Meet Melissa – Mel – Hobby, chef du cuisine at QT Hotel’s Capitol Bar and Grill.
When Mel Hobby started her apprenticeship in the early 90s at a multi-hatted Sydney restaurant, she was among a large cohort of eager young chefs.
“On staff at any one time, we had about 15 apprentices and maybe two were female,” she told Region.
“You had to be better than all the boys to even get a look in. It was rough.”
Mel had early ambitions to become a lawyer but a stint of work experience in the office made her realise the job wasn’t for her. On her Dad’s advice, she tried out a role in hospitality and was immediately hooked.
As a young chef, Mel says she had to embrace her competitive side to get ahead; she’d been competing with her older brother all her life anyway so it was second nature. Other chefs assumed she’d go into pastry – a more traditionally female path – but Mel stuck to her guns and worked on the grill.
She attributes some of this success to the mentorship of the head chef who took her under his wing “like a little sister” and taught her working with meat, and she was also lucky to work with a female sous chef who was something of a role model.
These days, things have changed considerably. Mel says she’s actually lost count of the number of women in her kitchen. Having more women in the industry and positions of power has made it easier for young women to imagine themselves succeeding.
“It’s easier and more accessible [for female chefs these days]. It’s less of a boys’ club and there are a lot more top female chefs … there are actually those role models to look up to,” Mel said.
Having more women working in restaurant kitchens has changed the workplace culture and there’s been a shift in how women are treated, not only by their colleagues, but also by suppliers, industry reps and customers.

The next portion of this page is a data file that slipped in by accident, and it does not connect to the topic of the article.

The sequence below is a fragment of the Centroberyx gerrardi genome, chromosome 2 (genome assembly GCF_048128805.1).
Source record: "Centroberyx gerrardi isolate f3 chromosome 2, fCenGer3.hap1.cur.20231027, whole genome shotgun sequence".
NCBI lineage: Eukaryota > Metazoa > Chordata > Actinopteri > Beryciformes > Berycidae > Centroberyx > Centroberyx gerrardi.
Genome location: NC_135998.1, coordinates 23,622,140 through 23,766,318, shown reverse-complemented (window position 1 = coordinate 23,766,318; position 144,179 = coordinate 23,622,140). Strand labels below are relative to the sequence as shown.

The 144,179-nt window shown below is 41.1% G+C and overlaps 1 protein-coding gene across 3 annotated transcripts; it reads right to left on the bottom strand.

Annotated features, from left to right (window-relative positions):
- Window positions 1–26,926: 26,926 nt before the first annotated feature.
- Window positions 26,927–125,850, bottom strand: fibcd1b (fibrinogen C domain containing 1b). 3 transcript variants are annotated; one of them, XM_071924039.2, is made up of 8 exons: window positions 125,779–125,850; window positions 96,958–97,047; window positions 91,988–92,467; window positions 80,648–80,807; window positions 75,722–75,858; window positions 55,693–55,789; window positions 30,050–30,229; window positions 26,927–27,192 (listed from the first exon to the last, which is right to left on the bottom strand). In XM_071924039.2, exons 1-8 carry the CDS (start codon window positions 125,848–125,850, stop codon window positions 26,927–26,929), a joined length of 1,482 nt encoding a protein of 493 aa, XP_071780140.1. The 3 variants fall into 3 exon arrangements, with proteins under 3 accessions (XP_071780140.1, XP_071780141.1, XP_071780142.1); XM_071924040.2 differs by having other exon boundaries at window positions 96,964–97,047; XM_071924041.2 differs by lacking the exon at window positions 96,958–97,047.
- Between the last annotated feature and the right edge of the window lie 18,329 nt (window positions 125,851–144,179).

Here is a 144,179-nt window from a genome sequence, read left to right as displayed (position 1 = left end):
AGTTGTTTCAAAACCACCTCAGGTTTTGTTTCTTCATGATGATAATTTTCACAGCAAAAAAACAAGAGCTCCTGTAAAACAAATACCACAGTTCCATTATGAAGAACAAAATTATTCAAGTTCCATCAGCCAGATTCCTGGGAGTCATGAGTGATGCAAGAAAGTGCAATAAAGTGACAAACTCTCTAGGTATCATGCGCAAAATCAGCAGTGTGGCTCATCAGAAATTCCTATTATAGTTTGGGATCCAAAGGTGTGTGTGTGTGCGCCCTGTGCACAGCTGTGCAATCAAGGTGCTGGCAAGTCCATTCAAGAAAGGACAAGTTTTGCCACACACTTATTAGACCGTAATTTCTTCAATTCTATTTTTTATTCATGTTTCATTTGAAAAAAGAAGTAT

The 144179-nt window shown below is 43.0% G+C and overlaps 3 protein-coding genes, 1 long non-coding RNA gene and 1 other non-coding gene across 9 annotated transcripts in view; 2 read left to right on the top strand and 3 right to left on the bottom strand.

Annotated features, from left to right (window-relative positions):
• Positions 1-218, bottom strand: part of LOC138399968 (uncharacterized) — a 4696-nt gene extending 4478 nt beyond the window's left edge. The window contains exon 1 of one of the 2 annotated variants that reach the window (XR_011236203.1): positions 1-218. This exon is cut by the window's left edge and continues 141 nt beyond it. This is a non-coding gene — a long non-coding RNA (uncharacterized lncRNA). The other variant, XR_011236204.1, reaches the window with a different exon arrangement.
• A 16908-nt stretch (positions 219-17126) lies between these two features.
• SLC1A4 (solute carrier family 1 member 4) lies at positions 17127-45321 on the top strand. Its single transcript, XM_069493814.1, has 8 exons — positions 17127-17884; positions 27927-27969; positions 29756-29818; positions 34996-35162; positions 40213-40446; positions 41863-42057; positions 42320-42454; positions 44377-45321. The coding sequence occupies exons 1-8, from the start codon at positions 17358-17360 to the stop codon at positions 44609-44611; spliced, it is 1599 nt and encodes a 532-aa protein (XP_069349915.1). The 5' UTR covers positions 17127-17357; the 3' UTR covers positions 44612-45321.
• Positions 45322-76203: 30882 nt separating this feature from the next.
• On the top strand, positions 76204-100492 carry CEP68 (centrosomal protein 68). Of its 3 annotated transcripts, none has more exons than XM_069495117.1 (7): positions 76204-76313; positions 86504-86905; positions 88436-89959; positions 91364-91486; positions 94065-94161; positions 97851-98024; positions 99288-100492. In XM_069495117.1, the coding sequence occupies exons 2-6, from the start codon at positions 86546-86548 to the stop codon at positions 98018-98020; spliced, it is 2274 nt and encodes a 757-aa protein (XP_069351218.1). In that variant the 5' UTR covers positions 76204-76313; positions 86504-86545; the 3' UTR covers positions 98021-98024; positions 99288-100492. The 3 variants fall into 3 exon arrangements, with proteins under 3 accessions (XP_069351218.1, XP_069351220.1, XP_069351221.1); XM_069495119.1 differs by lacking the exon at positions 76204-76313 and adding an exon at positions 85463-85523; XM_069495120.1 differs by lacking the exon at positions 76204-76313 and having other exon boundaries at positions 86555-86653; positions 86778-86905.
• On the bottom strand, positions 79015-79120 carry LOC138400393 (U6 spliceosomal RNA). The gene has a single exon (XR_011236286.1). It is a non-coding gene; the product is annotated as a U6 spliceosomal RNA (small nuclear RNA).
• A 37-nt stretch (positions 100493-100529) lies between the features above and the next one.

Mel has also noticed the women she works with now have a different style of cooking. She says there’s a little more natural finesse, and they are more inclined to take notice of small details rather than the ‘rougher’ style she was taught.
“I’m not saying that boys don’t have that [finesse], but the girls often have that a bit more naturally,” she explained.
“So my advice [to my younger self] would be to embrace the feminine side of things a little more rather than always wanting to be one of the boys.”
These days, Mel is finding inspiration in farming and butchery. She and some friends have bought piglets which are being raised on a friend’s permaculture property. She’s returning to those foundational lessons on charcuterie and is looking forward to the holistic nature of using the whole animal, butchering from scratch and making her own salami.
Read about more talented female chefs in Canberra, like Adrianne Davo from the newly opened Luna, who combines Filipino flavours with European techniques. Or Astrid Law-Kwang, the pastry chef at the Arboretum, Amy Ferreira from Tuck Shop, and Rosa Djapa who cooks authentic Indonesian classics at Rasa Rosa at Verity Lane.
Original Article published by Lucy Ridge on Riotact.